Fast forward almost ten years and I meet Gerry Albers. Gerry and his crew have created one of the most remarkable model railroads that I have ever seen. The Deepwater District of the Virginian Railway was featured in Great Model Railroads 2013 and the layout can be seen here: http://www.deepwaterdistrict.com/. The railroad features a fully operation CTC system that utilizes a program developed by Gerry. Information on this product and the related hardware is available here: http://www.signalsbyspreadsheet.com/. I attended several operating sessions on the Deepwater District and got to see the system in action. I then attended a clinic on signaling at a local hobby shop that was put on by Gerry and the hook was set. I had finally found a system that I could manage in terms of setting up the signal spreadsheets and installing the hardware.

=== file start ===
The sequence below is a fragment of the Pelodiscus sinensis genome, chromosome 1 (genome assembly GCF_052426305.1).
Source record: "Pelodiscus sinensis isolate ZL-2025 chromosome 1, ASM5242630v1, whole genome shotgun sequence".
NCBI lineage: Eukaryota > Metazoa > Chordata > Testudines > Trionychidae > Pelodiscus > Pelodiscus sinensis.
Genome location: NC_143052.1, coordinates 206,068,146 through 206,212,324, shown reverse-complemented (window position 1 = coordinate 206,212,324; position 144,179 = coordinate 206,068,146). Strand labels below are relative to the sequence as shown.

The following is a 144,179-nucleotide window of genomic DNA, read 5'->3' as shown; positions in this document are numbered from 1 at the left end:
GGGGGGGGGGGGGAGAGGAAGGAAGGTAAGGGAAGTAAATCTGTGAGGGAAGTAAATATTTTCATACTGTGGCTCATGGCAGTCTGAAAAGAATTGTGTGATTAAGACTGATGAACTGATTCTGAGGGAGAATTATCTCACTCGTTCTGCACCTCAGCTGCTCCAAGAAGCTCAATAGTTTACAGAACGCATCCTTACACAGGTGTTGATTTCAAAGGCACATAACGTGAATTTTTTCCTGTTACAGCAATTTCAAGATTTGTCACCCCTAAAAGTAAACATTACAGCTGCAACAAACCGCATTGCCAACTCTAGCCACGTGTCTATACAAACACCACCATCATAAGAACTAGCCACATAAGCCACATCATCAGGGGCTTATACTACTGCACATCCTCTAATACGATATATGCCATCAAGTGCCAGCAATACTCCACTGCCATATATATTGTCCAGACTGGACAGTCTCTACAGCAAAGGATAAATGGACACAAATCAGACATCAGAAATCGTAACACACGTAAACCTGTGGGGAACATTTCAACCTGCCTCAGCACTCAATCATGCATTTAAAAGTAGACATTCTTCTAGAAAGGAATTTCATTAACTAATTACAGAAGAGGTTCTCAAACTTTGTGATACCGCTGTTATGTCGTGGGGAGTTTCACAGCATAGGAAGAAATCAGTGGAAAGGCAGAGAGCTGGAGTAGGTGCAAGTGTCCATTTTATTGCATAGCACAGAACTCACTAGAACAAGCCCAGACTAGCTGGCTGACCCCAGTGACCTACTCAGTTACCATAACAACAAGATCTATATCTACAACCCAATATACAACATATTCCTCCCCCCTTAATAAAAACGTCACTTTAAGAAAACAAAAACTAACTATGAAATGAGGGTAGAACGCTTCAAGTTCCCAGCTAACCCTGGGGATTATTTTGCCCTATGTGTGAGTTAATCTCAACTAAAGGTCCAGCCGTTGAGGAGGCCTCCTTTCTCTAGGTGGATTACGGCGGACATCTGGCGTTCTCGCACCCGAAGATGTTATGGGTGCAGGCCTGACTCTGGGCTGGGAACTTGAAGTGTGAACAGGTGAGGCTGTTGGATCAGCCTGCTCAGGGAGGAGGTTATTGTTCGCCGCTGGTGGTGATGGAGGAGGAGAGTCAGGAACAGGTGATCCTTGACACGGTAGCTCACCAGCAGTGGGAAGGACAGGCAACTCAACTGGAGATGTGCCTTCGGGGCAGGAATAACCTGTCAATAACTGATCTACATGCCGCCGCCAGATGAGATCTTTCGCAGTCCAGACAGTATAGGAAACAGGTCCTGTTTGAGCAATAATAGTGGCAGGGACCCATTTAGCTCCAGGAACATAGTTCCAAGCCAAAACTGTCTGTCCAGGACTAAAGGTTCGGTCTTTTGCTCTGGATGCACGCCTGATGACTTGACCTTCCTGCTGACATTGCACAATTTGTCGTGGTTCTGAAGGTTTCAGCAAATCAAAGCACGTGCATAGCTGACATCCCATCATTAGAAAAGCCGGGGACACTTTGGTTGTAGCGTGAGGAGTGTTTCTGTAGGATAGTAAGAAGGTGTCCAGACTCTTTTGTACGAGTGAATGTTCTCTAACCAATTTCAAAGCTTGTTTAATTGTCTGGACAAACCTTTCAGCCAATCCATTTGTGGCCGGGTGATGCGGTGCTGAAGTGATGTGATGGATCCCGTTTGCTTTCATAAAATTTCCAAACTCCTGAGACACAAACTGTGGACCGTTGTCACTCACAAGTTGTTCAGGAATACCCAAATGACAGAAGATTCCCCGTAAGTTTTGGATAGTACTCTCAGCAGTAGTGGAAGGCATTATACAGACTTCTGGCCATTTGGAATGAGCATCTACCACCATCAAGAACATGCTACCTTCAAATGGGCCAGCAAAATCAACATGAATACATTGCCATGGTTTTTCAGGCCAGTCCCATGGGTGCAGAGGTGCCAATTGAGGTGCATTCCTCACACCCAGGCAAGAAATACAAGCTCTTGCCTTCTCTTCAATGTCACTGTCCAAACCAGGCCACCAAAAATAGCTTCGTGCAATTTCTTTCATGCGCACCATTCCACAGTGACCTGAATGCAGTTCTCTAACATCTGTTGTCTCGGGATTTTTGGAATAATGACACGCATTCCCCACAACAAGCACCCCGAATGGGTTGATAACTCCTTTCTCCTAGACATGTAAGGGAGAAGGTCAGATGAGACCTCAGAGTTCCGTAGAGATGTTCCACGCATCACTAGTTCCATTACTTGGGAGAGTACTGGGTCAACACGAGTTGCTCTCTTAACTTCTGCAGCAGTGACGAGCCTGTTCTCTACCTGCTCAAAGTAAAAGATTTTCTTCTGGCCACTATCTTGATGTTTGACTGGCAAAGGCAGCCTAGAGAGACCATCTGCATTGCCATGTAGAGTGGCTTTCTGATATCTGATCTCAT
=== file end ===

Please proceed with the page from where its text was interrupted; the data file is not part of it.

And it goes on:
In order to install the signal system, the layout has to be wired in blocks. The CWE is divided into two separate power districts and has many built-in gaps due to the hand-laid track. I used all the recommended wiring techniques when building the layout so it appeared there wouldn't be a lot to do in order to get the layout ready for signalling. All I needed to do was verify where all of the existing blocks were located and I could begin to plan what additional blocks would be needed. That's when the Nightmare began.